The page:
Pssst, want to check out Spy Game in our new look?
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While the action, acting and overall chemistry between Redford and Pitt is great, and the Langley side of the story works well, the overall story told through the past recollections of Redford's character lacks gravitas and thread. Still, there is much to admire here. Scott's visual style, Redford's coolness, and the script itself are all worthy elements of a solid film.
Perhaps it will age better in my memory, but for now it is only slightly better than average despite having a great script.
At the start of Tony Scott's Spy Game, CIA operative Brad Pitt is caught in China and everyone at the Agency wants a reason to burn him, everyone except Robert Redford, his handler, who plays a dangerous game to save his boy from his more politically-minded colleagues. Obviously, Scott is going to do a lot of stylish stuff with the look and sound of the film - not all of it works, but I like the crazy Hong Kong cinema tricks - but it's the structure that's most unusual. As the clock ticks down, Redford's character will be giving briefings about what makes Pitt's tick, and so we get the relevant points of a spy's career from recruitment to potentially going rogue on a personal mission. As the movie progresses, twin intrigues develop - one is the revelation, clue by clue, of why Pitt was in China; and the other is Redford working behind the scenes to save Pitt without his superiors finding out. Spy Game has a lot of momentum and urgency for a film that, in "real time", is about people talking in a conference room. It works on an intellectual plane if not an emotional one.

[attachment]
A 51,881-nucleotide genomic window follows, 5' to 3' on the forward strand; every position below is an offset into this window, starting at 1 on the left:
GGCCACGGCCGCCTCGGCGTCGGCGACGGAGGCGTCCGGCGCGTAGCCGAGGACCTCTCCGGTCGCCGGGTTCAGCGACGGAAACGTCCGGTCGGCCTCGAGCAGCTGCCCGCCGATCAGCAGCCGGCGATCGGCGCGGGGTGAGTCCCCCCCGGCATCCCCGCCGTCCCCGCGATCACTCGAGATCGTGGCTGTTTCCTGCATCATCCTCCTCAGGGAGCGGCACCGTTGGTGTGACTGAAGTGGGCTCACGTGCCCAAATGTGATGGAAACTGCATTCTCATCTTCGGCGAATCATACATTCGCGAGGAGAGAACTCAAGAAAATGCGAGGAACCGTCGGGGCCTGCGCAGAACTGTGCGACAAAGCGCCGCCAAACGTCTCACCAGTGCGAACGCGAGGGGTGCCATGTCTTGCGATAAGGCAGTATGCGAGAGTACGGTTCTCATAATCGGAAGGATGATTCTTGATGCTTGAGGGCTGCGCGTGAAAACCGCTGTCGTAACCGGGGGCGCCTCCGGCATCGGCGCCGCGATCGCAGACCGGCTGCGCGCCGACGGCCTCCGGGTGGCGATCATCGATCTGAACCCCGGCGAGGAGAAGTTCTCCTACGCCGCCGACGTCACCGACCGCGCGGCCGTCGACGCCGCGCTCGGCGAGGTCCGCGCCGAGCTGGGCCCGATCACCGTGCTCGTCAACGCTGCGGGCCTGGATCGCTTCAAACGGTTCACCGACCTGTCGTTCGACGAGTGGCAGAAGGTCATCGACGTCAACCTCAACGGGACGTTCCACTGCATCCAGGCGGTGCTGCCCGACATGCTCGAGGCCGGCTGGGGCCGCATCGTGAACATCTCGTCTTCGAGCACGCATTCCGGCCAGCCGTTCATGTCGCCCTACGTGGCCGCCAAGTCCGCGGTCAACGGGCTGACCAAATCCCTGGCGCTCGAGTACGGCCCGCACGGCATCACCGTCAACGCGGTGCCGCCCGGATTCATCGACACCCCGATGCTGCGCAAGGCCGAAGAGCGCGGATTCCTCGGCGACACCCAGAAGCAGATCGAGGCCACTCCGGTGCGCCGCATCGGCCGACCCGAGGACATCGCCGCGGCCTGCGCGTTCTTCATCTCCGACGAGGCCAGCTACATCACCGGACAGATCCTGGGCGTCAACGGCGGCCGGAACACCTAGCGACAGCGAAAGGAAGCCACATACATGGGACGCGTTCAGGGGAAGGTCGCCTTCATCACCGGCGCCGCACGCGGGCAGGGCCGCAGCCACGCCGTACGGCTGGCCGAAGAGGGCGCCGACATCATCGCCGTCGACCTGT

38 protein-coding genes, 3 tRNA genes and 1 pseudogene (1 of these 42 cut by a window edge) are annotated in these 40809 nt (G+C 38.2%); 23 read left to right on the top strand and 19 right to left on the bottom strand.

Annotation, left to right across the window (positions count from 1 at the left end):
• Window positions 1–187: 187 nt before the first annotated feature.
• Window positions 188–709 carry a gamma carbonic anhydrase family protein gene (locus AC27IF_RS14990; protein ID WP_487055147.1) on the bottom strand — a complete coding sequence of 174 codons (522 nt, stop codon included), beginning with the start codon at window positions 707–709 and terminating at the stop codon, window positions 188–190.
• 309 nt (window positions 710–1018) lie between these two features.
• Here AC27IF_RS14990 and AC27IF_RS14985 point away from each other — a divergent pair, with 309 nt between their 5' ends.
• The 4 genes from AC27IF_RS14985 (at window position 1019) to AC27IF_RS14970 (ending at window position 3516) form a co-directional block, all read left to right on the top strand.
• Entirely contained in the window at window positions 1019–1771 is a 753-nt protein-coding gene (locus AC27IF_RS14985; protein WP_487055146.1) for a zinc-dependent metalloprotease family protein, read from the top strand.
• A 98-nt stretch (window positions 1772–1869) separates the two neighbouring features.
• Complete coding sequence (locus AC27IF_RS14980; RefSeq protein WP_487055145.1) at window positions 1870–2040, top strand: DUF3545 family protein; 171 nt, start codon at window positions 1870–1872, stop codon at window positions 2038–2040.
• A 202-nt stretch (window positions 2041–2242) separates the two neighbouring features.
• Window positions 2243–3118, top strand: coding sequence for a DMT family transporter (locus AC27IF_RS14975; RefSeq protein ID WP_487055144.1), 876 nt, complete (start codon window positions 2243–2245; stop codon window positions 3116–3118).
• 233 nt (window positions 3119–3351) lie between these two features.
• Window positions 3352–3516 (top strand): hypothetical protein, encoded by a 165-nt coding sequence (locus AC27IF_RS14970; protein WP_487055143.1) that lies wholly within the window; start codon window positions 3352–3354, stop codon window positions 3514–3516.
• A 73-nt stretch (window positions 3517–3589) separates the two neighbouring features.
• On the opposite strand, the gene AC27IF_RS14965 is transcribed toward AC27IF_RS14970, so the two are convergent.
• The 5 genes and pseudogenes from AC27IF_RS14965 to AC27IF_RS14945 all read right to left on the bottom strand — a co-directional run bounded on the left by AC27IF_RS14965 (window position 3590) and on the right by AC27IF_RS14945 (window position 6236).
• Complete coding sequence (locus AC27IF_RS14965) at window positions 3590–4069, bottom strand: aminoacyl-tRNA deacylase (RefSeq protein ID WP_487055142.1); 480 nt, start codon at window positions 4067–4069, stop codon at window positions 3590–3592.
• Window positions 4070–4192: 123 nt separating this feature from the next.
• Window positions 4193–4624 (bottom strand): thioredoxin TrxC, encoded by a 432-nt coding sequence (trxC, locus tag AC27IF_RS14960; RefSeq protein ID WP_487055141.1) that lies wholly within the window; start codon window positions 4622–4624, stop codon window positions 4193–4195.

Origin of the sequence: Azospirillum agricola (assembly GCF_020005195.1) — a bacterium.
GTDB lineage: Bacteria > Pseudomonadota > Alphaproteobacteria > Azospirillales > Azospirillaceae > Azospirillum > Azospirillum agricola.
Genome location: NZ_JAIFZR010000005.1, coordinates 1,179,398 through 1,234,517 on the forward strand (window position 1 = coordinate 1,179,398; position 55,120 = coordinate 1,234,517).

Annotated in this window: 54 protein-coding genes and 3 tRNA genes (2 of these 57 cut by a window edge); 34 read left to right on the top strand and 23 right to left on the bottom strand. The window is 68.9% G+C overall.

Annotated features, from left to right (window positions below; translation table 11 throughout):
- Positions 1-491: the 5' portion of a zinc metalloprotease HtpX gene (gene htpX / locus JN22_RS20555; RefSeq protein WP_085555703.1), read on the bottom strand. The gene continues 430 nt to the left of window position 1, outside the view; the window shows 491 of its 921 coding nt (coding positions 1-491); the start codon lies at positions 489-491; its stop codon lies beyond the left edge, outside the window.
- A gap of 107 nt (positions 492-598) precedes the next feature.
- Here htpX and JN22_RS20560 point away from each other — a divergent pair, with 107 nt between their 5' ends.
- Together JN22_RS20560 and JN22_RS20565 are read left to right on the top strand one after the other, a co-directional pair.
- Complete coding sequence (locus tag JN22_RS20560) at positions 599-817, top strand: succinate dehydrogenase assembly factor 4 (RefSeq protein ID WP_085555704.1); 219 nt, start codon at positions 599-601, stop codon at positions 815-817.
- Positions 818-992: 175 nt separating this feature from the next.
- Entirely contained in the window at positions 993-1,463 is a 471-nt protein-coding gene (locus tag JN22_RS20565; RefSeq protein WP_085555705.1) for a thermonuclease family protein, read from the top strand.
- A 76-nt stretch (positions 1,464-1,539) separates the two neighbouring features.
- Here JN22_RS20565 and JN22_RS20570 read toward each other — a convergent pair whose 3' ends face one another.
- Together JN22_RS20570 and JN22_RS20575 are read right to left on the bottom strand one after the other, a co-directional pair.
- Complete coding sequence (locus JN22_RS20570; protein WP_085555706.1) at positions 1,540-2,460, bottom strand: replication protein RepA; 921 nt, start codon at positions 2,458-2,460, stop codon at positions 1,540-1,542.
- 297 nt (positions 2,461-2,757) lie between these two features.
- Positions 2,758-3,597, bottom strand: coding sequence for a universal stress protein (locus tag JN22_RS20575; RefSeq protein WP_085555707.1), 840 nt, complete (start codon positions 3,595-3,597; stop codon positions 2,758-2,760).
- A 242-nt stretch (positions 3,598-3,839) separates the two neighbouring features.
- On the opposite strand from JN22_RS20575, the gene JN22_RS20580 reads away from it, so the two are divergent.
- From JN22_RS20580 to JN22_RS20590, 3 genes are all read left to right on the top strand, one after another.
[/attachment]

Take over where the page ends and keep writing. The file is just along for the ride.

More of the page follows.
Detestable script, editing and music. Can't believe I wanted to rewatch it. Hated it on TV during my teens, hate it now even more.
to see which of your friends have seen this movie!